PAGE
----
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How can I sign a document only using GIMP such that it looks like it was printed to actual paper, signed with a blue ballpoint pen, and then scanned again.

I was sent an important document and, for legal reasons, I was asked to sign it. I don't own a printer, and this document has sensitive data on it that could be used for identity theft. For privacy/security reasons, I don't want to take it to a print shop.

Since the COVID-19 pandemic, I've found that many organizations are more accepting of documents "signed" only using picture editing software. However, I think it's a grey area for a lot of businesses and governments recently, so I want the signature to look as authentic as possible.

Of course, I'm very aware that non-cryptographic signatures don't provide a trustworthy means of authentication. But, unfortunately, the country where I live doesn't utilize asymmetric cryptography for signing of documents, so if I want to get anything done I have to actually sign things they give me by hand.

Anyway, using the pen tool in GIMP, I've created a signature on a transparent background. It looks decent, but not great.

png image of blue-ink signature

example of A4 document sent to me example of the above document that's 'signed' using the above png signature created in GIMP

There's a few things I'd like to adjust:

  1. The pen stroke looks like it was made on a computer. How can I adjust it to look like it was made by a human hand using a ball-point pen? (eg jitter, smooth stroke, etc. The thickness of the line should probably vary)
  2. The color is monochrome, but an actual signature with a blue-ink ballpoint pen should vary in shades as the ink is dragged across the paper. How do I make the color look more authentic?
  3. The document itself doesn't look printed and scanned. What filter(s) can I use that make this pristine PDF look like it was actually printed, signed, and then scanned?

How can I "write" my signature on a PDF document using GIMP to make it look like I printed, signed with blue ink, and scanned the document -- without actually having to print it?

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  • What OS are you using? macOS can scan a real signature written on paper using the built-in camera & convert it for use in documents.
    – Tetsujin
    Commented Nov 8, 2022 at 19:33
  • Linux. And please only provide answers that use libre/open-source (I said GIMP in the original question, but I'd be open to inkscape too) Commented Nov 8, 2022 at 19:34
  • "answers that use free-software" - software recommendations are off-topic, sorry. You could do this on any Mac using built-in tools, or on any computer with a Wacom or similar. For 'software' & just a mouse, you're going to need something that can fake a pen + pressure… not as simple as it sounds.
    – Tetsujin
    Commented Nov 8, 2022 at 19:36
  • 1
    I'm not asking for software recommendations lol. I'm limiting the scope of the question/answers to GIMP for raster work and inkscape for vector work. Commented Nov 8, 2022 at 19:38
  • As stated, you'd be better off taking a photo of the document and the signature, then compositing the photos in software. Trying to "degrade" things realistically using pure digital means is actually far more daunting and difficult.
    – Scott
    Commented Nov 8, 2022 at 19:43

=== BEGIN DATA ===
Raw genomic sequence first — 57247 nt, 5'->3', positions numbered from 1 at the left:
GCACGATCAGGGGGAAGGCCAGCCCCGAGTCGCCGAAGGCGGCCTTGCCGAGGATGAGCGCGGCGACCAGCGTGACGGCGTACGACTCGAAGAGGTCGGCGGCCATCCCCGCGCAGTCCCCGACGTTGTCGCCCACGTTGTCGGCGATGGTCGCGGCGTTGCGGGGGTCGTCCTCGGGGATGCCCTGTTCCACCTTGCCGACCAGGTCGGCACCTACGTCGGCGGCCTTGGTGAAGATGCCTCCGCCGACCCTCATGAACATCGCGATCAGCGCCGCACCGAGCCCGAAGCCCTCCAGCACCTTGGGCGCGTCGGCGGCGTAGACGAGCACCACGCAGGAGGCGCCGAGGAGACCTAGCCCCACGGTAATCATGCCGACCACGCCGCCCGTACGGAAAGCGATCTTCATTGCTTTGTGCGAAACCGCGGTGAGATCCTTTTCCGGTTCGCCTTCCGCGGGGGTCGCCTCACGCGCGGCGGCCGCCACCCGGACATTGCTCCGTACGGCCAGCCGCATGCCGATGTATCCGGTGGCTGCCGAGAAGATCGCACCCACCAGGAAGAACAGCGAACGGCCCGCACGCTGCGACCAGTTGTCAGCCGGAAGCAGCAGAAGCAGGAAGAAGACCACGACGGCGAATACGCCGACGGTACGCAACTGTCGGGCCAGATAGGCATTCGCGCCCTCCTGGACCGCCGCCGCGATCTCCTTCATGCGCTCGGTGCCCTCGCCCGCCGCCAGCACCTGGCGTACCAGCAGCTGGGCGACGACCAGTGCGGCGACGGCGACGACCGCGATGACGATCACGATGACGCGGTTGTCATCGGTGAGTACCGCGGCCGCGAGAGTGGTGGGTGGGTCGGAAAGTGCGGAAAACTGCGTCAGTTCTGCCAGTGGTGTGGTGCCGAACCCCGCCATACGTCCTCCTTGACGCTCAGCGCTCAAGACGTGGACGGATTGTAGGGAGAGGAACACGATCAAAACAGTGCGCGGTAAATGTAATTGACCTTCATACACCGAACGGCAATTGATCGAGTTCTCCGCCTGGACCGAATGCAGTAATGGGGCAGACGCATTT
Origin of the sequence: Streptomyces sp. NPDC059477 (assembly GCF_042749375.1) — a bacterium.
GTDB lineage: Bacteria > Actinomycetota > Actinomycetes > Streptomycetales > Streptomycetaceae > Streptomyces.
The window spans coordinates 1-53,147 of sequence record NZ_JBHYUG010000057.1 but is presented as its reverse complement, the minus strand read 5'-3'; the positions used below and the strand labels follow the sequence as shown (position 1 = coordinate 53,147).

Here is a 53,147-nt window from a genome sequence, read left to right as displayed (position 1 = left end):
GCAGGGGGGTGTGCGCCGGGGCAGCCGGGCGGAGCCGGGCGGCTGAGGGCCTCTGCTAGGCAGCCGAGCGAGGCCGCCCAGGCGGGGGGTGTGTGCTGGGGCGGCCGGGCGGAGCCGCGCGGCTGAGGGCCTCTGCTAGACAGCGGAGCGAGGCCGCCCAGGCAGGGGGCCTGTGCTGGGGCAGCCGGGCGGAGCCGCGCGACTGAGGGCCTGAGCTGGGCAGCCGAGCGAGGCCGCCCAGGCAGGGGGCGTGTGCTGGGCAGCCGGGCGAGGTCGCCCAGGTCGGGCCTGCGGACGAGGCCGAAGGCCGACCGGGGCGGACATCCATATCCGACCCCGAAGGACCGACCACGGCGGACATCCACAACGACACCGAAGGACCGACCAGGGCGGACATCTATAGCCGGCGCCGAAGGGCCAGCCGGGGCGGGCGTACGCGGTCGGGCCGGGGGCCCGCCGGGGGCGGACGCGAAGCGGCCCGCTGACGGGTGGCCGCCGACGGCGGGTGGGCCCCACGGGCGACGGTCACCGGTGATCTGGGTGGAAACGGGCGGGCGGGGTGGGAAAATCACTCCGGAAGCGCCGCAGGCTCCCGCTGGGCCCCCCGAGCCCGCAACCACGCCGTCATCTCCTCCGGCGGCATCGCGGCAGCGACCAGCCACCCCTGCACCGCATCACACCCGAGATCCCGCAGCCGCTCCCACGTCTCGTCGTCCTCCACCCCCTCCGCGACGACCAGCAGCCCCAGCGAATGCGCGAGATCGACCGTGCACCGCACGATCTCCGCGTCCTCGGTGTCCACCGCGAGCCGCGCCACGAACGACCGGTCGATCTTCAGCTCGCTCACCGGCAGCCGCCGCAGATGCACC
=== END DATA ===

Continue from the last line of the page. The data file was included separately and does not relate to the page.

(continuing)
3 Answers 3

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If you don't have a graphics tablet and pressure sensitive stylus, then just take a photograph of the signature. Write it in black ink on white paper. Use the flash on your camera/phone - or scan it if you have a scanner.

This is for GIMP

  1. Click and drag the photo file onto your open document in GIMP

  2. Scale it using the Scale tool - click and drag the corner handles to scale. Click and drag the centre handle to move it into position.

enter image description here

  1. Draw a rectangular selection around the signature, and do Layer > Crop to Selection

  2. Do Colors > Destaturate > Color to Gray

enter image description here

  1. Do Colors > Levels, and make an adjustment like this, moving the little triangles shown highlighted in red. The idea here is to get a pure white background and black text

enter image description here

  1. Do Colors > Colorize, and adjust the hue saturation and lightness to turn it blue.

enter image description here

  1. Set the layer blending mode to "Multiply". This will blend it with the document layer below.

enter image description hereclick to enlarge

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  • Wow, that's really good. I think it would pass 8 times out of 10, but if you look close then [a] you can see that the blue in the pen's ink is monochome, [b] the white of the document is also monchrome (perfect white), [c] the document is perfectly angled, and [d] you can't see the corners of the document. In an image that was printed, signed, and scanned, the blue wouldn't be one perfect shade of blue, the white background would have some occasional darkening, the document would be tilted a few degrees left or right, and the corners of the document would probably be visible. Commented Nov 8, 2022 at 23:30
  • This was just a crappy phone photo. A proper colour scan could be used, and you wouldn't need to convert it to monochrome. You can do this with a colour image. You may still have to do a levels adjustment if the background is not pure white. If you had a graphics tablet and stylus, you can set up GIMP so that pressure affects line thickness and opacity, like a real pen. Trying to degrade a document so that it looks like a scan would likely take a book to explain. You could overlay a crappy paper texture (same technique with multiply mode).
    – Billy Kerr
    Commented Nov 8, 2022 at 23:36